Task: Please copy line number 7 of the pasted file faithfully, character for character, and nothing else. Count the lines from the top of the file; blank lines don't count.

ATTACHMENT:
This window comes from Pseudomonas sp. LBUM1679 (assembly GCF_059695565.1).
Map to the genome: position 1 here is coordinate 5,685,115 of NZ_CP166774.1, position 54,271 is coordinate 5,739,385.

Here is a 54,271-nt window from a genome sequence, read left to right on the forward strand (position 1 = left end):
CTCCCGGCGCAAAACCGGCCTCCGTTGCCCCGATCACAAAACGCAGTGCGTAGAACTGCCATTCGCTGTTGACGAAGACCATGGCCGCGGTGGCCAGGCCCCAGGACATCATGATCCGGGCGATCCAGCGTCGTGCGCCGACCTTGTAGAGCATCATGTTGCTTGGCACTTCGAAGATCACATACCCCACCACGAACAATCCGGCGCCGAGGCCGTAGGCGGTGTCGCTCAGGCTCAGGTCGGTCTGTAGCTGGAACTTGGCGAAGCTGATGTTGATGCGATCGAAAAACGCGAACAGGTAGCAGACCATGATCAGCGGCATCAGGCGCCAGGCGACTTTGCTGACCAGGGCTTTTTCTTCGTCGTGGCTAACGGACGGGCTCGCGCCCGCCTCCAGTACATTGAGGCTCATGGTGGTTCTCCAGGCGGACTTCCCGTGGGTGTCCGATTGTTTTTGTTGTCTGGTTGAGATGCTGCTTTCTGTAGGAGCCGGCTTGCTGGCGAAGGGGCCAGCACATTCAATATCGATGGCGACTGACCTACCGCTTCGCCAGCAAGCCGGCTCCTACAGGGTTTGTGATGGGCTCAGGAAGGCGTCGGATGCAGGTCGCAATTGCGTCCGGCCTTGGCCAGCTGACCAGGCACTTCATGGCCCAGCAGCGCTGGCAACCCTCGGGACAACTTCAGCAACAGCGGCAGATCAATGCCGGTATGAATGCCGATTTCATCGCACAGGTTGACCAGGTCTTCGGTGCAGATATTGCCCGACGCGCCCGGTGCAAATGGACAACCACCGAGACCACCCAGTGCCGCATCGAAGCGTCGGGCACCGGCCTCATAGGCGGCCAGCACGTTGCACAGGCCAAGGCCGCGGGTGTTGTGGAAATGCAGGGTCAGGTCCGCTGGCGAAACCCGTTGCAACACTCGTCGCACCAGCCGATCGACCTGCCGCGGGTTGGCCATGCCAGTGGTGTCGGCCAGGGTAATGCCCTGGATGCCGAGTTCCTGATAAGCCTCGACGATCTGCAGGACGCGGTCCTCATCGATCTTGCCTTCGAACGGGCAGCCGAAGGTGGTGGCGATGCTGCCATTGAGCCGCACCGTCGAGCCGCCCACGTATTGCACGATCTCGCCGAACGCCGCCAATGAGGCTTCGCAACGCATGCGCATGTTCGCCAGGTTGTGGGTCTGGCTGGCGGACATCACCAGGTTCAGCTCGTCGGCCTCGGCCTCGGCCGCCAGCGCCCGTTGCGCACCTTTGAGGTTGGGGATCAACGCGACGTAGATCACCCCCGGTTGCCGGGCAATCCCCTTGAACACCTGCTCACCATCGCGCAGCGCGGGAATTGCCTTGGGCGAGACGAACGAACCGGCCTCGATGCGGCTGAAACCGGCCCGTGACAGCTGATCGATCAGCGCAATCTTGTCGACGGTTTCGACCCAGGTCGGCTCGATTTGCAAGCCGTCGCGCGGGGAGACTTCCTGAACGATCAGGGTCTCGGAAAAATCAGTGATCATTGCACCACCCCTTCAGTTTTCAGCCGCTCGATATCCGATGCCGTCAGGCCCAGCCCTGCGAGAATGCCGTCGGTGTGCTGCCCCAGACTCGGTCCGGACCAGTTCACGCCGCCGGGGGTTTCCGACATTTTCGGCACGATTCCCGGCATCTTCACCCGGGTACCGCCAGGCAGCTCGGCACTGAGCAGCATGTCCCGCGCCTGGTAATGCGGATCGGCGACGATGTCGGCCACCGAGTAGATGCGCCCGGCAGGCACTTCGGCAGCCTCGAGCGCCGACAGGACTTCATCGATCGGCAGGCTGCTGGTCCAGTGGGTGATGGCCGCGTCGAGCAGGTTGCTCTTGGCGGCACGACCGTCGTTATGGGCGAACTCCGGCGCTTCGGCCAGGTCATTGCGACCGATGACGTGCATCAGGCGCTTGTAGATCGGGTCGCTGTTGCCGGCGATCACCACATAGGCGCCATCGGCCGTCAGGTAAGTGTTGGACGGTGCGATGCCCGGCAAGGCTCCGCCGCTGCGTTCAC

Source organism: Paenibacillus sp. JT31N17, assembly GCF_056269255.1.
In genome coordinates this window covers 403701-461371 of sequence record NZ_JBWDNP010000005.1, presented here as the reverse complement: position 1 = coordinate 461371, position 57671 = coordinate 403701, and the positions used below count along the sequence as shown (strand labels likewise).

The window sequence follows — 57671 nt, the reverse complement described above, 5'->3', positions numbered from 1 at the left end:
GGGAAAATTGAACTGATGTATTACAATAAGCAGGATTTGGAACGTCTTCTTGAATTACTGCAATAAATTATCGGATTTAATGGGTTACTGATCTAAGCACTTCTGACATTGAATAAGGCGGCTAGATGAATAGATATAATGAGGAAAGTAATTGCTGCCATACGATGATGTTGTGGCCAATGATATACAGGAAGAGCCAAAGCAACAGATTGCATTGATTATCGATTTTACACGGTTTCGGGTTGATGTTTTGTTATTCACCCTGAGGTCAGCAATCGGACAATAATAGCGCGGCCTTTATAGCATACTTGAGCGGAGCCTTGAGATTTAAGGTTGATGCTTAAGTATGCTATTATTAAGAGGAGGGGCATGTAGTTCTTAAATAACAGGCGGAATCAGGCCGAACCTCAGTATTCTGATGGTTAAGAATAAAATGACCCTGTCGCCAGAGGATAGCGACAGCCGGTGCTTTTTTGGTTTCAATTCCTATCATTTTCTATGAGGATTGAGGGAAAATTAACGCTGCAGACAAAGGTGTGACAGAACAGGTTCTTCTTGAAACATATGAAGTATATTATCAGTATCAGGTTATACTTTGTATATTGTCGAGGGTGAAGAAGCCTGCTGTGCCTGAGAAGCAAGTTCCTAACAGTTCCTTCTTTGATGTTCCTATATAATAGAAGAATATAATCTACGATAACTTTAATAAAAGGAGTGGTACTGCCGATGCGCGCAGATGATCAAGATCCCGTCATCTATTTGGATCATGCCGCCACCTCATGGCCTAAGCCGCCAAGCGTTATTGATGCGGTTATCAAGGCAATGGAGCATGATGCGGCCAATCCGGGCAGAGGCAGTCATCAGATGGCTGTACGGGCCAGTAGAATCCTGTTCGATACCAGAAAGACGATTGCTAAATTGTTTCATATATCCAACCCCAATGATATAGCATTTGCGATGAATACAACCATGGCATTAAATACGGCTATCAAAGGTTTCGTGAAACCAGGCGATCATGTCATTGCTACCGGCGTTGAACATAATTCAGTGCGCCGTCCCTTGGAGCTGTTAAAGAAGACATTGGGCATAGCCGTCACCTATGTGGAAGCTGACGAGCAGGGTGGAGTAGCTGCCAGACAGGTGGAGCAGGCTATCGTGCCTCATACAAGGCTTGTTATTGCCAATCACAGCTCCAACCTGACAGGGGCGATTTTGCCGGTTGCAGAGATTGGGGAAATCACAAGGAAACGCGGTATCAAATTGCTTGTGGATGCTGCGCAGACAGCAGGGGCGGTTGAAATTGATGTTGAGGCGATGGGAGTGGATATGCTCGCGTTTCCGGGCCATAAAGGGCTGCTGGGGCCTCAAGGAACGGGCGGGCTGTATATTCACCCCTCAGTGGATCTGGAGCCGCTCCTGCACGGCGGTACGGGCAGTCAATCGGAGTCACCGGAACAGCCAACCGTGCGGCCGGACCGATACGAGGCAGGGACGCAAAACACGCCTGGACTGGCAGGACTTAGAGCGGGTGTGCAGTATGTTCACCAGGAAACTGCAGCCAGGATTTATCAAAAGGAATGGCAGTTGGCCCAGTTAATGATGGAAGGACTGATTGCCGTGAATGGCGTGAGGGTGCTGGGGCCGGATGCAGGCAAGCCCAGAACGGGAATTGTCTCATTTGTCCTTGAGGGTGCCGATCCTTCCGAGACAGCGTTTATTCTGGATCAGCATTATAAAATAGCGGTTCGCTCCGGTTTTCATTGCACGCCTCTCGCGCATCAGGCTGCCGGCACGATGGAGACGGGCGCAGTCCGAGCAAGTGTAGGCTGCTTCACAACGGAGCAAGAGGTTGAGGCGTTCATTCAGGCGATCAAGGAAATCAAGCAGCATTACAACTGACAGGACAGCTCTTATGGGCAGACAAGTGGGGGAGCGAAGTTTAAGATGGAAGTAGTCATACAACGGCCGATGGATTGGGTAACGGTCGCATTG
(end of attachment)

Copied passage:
The window sequence follows — 57671 nt, the reverse complement described above, 5'->3', positions numbered from 1 at the left end: